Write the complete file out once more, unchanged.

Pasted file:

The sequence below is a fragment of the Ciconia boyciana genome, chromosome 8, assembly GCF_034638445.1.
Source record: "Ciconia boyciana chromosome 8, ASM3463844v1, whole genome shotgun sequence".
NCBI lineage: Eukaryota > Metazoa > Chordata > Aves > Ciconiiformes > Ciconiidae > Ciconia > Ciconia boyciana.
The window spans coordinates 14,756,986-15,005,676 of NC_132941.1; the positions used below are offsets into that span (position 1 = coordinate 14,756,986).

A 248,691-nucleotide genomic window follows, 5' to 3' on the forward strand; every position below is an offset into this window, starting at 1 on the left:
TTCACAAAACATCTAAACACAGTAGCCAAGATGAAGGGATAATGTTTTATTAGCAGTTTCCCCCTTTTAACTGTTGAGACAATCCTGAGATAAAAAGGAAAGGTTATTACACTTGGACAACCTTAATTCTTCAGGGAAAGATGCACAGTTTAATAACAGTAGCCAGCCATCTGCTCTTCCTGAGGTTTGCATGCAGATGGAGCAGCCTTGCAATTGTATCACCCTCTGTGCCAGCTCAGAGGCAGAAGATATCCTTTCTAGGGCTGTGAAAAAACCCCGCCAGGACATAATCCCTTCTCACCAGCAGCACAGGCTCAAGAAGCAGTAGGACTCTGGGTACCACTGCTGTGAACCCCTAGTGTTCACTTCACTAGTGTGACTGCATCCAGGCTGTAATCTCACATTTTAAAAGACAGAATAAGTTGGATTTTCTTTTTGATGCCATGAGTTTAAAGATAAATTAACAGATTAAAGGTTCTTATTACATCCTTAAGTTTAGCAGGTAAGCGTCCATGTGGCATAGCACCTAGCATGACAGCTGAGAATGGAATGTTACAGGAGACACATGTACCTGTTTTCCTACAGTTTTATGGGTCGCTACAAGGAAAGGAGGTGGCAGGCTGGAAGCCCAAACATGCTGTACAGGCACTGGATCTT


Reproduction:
The sequence below is a fragment of the Ciconia boyciana genome, chromosome 8, assembly GCF_034638445.1.
Source record: "Ciconia boyciana chromosome 8, ASM3463844v1, whole genome shotgun sequence".
NCBI lineage: Eukaryota > Metazoa > Chordata > Aves > Ciconiiformes > Ciconiidae > Ciconia > Ciconia boyciana.
The window spans coordinates 14,756,986-15,005,676 of NC_132941.1; the positions used below are offsets into that span (position 1 = coordinate 14,756,986).

A 248,691-nucleotide genomic window follows, 5' to 3' on the forward strand; every position below is an offset into this window, starting at 1 on the left:
TTCACAAAACATCTAAACACAGTAGCCAAGATGAAGGGATAATGTTTTATTAGCAGTTTCCCCCTTTTAACTGTTGAGACAATCCTGAGATAAAAAGGAAAGGTTATTACACTTGGACAACCTTAATTCTTCAGGGAAAGATGCACAGTTTAATAACAGTAGCCAGCCATCTGCTCTTCCTGAGGTTTGCATGCAGATGGAGCAGCCTTGCAATTGTATCACCCTCTGTGCCAGCTCAGAGGCAGAAGATATCCTTTCTAGGGCTGTGAAAAAACCCCGCCAGGACATAATCCCTTCTCACCAGCAGCACAGGCTCAAGAAGCAGTAGGACTCTGGGTACCACTGCTGTGAACCCCTAGTGTTCACTTCACTAGTGTGACTGCATCCAGGCTGTAATCTCACATTTTAAAAGACAGAATAAGTTGGATTTTCTTTTTGATGCCATGAGTTTAAAGATAAATTAACAGATTAAAGGTTCTTATTACATCCTTAAGTTTAGCAGGTAAGCGTCCATGTGGCATAGCACCTAGCATGACAGCTGAGAATGGAATGTTACAGGAGACACATGTACCTGTTTTCCTACAGTTTTATGGGTCGCTACAAGGAAAGGAGGTGGCAGGCTGGAAGCCCAAACATGCTGTACAGGCACTGGATCTT